Broyles and Zemeckis brave certain ridicule by paying so much attention to a Wilson volleyball that Noland finds in one of the packages. After Noland accidentally bleeds on it, he impulsively draws a face in the blood that gives the ball a homely personality, and by degrees “Wilson” becomes his surrogate companion, until man and object are bonded in an emotionally detailed relationship that would be deranged in any other context. We form neurotic attachments to inanimate objects even in normal times, but “Wilson” is the invention of a mind that’s steeped in loneliness. Noland’s interactions with the ball most obviously recall Warren Oates talking to the lifeless head in Bring Me the Head of Alfredo Garcia, but they also bring to mind Robert De Niro’s one-sided conversations with the celebrity cardboard cutouts in The King of Comedy. It’s hard to face such dismal expressions of loneliness because they make us feel like social spastics; we’re quick to dismiss them as ludicrous because they’d otherwise fill us with shame. They’re usually glossed over when they do appear in movies (as in the tug of kinship that Billy Crudup feels for a damaged flower at the end of his acid trip in Almost Famous), but Cast Away puts “Wilson” at the center of its action.
Cast Away is so intelligent for most of its running time that the obviousness of its missteps are surprising. It opens with an aggressively bad scene in which Noland is seen hectoring his employees about the importance of time management, as if to prepare us for another yuppie-awakening flick. (Once he reaches the island, Noland is an Everyman—he learns the same lessons that you or I would.) As if to complete a pair of bookends, the movie’s closing scene is marred by a character who is meant to represent the moist and effervescent promise of life, yet whose vulgarity is jarring in a story full of muted emotions. One wishes that the middle-brow pun built into Noland’s name didn’t exist, and despite Zemeckis’ general hard-headedness, he underscores the poignancy of a couple of late sequences with some gooey string music. And while product placements are probably an irreversible fact of life, Cast Away is cheapened by having a real-life delivery service’s logo thrust before the camera in so many scenes. Would it have been so hard to invent a fictitious company?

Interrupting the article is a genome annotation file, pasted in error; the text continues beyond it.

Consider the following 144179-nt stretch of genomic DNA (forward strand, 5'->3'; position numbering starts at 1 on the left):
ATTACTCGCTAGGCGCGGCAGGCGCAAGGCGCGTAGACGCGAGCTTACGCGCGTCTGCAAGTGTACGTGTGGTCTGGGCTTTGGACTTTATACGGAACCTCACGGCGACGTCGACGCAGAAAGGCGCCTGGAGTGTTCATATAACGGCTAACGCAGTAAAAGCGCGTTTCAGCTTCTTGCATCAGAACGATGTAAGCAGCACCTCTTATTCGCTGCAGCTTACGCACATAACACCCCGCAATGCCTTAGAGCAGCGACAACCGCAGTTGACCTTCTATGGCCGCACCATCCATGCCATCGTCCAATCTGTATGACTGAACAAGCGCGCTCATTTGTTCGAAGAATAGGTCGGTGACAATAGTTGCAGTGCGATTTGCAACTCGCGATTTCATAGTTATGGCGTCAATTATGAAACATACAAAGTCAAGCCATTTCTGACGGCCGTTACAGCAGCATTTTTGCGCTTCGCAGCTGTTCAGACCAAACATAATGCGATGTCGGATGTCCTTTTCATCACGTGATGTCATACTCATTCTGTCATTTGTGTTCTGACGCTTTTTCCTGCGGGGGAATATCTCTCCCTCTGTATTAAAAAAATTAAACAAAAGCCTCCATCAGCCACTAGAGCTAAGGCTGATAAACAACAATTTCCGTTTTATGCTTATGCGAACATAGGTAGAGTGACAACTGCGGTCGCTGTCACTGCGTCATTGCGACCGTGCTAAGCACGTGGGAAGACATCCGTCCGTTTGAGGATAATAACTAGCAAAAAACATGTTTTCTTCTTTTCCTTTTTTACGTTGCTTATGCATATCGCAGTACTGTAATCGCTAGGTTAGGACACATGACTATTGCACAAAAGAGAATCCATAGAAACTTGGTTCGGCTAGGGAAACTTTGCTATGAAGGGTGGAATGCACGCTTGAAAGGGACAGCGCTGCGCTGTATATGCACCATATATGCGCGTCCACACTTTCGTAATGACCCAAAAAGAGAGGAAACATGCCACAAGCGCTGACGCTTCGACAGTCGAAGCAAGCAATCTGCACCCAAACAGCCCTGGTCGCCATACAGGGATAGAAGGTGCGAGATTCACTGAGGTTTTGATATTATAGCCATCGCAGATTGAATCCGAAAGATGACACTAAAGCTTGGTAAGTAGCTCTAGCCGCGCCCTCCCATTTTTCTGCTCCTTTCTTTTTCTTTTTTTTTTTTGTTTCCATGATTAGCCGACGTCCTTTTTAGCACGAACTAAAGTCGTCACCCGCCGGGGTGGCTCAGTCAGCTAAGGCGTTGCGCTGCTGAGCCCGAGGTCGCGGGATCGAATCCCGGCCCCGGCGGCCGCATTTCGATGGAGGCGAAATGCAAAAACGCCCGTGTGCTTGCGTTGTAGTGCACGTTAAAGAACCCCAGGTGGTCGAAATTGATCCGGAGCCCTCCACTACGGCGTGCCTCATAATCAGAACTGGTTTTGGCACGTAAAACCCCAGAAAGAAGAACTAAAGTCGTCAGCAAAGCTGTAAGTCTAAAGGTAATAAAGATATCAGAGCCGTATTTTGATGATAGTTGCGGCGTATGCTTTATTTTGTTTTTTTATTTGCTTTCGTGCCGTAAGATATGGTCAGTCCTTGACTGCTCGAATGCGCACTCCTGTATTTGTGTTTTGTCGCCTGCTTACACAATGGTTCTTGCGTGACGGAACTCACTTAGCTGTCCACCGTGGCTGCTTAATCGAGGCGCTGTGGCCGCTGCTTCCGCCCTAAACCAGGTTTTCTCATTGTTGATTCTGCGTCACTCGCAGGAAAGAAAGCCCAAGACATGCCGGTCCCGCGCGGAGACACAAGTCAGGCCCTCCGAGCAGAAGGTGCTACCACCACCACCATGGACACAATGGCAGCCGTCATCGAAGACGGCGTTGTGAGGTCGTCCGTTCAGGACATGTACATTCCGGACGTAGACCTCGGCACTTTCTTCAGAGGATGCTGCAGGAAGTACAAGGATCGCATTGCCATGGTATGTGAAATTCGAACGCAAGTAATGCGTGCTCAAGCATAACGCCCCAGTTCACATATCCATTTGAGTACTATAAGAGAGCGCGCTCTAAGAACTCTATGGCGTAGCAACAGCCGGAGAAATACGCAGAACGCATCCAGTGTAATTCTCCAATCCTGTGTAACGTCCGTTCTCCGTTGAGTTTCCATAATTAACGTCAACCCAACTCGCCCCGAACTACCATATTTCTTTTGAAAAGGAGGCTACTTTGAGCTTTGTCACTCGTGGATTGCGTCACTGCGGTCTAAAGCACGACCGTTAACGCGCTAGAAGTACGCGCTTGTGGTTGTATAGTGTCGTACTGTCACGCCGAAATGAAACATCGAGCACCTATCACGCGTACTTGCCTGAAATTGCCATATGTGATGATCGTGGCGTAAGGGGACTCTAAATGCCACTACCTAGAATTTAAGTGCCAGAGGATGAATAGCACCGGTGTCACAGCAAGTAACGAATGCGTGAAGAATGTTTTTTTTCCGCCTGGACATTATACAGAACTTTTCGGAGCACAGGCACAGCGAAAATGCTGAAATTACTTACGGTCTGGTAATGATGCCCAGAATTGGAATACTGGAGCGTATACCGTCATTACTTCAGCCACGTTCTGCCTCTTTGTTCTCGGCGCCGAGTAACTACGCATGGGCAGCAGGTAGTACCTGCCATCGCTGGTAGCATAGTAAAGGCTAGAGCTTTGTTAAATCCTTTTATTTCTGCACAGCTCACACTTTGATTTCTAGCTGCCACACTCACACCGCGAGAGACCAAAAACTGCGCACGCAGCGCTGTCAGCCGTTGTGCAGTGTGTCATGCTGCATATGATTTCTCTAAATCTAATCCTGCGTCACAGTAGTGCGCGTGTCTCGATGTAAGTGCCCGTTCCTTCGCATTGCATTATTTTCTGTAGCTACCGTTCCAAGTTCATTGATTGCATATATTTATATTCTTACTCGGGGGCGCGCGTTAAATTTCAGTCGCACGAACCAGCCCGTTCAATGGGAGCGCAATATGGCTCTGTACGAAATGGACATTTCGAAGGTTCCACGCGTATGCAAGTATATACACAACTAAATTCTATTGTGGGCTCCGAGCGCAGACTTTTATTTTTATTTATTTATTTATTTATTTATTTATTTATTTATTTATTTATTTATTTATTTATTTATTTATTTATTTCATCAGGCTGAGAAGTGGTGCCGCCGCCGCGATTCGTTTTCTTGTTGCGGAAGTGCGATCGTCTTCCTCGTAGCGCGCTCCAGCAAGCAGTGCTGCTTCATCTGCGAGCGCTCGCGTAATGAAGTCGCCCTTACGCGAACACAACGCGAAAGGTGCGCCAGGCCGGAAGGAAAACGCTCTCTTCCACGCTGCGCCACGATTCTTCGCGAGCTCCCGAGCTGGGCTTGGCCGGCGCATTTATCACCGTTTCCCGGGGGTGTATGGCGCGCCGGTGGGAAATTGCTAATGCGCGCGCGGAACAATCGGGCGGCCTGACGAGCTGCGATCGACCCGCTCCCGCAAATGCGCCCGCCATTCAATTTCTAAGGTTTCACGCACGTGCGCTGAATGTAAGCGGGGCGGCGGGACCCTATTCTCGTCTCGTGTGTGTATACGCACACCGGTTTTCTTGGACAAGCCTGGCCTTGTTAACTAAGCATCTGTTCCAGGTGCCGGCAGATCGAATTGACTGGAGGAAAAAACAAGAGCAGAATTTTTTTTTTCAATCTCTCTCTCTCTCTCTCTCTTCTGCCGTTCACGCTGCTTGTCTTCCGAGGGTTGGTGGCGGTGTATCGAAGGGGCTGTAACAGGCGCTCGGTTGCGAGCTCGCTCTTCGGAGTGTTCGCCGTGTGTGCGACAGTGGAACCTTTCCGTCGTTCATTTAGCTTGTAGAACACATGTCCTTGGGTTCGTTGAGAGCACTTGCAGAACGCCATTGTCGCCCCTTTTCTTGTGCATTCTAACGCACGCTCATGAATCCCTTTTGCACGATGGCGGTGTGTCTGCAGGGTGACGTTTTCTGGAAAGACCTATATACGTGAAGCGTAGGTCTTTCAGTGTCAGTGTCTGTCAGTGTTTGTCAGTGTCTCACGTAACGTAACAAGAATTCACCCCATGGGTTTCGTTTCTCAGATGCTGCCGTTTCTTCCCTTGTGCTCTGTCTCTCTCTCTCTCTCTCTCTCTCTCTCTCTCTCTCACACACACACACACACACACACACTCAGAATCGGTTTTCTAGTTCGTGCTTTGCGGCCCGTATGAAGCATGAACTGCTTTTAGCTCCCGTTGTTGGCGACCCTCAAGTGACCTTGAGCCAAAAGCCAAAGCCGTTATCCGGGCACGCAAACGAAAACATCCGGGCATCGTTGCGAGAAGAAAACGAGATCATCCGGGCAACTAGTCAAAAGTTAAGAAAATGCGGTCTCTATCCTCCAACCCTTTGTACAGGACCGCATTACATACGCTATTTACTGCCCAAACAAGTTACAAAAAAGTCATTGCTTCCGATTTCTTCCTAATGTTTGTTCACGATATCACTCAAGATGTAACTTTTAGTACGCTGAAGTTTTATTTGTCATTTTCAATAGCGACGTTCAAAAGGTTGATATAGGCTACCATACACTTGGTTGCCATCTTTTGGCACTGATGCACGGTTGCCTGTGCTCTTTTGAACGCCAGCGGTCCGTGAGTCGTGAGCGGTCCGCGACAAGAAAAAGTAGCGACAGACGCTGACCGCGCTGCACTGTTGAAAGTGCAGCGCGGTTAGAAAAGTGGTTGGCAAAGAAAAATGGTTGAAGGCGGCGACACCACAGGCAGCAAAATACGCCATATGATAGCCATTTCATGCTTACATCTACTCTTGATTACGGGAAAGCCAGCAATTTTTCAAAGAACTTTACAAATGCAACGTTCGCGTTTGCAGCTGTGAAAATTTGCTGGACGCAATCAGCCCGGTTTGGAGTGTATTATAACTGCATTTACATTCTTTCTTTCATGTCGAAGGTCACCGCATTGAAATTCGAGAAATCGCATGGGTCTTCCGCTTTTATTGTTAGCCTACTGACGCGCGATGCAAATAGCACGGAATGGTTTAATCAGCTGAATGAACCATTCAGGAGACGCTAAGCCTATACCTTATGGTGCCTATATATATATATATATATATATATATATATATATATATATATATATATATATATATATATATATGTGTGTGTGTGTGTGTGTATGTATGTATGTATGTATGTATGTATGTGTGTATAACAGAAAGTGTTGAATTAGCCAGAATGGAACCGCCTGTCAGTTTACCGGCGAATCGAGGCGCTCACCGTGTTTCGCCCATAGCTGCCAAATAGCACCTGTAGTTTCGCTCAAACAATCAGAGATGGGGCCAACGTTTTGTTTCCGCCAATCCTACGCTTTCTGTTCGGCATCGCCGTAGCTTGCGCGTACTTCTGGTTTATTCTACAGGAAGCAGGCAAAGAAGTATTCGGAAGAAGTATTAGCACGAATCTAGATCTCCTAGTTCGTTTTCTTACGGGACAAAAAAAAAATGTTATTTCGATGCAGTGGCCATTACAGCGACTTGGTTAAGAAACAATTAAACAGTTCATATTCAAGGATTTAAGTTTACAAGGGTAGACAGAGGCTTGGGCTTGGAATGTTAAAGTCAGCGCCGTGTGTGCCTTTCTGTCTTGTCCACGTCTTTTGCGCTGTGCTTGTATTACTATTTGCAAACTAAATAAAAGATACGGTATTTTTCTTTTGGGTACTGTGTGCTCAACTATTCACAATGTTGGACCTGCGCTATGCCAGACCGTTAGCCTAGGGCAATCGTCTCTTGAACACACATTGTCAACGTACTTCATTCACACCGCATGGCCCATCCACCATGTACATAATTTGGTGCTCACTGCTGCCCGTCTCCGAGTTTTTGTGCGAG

When the jet pilot’s dead body washes ashore, Noland rummages through the man’s pockets and then buries him, and standing over the finished grave he thinks a minute before realizing there’s nothing to say beyond, “So—that’s it.” It’s a pure Tom Hanks line, and Hanks delivers it with a perfect blend of respect and disappointment. (The burial gave Noland something to do that day.) Hanks has appeared in so many earnest movies that it’s easy to forget how diligent and affecting he can be as an actor; in any case, this movie needs someone with his common touch because we spend so much time in Noland’s company. Never less assuming than he is here, Hanks’ Noland is a man abashed by his turn of luck, as if he were Fate’s chump. The one time that his performance becomes animated in a way that might be mistaken for a star’s showing off, it’s absolutely called for by the moment—after all, Noland has just created fire.
Cast Away is a solid portrait of a man who’s suddenly forced to see his life in terms of distances, both geographic and emotional; it offers a convincing demonstration of how bitterness and optimism can taint each other, even within the same person. You feel slowed-down and appreciative when you come out of it; it puts you back on the street with a fresh pair of eyes.
– Tom Block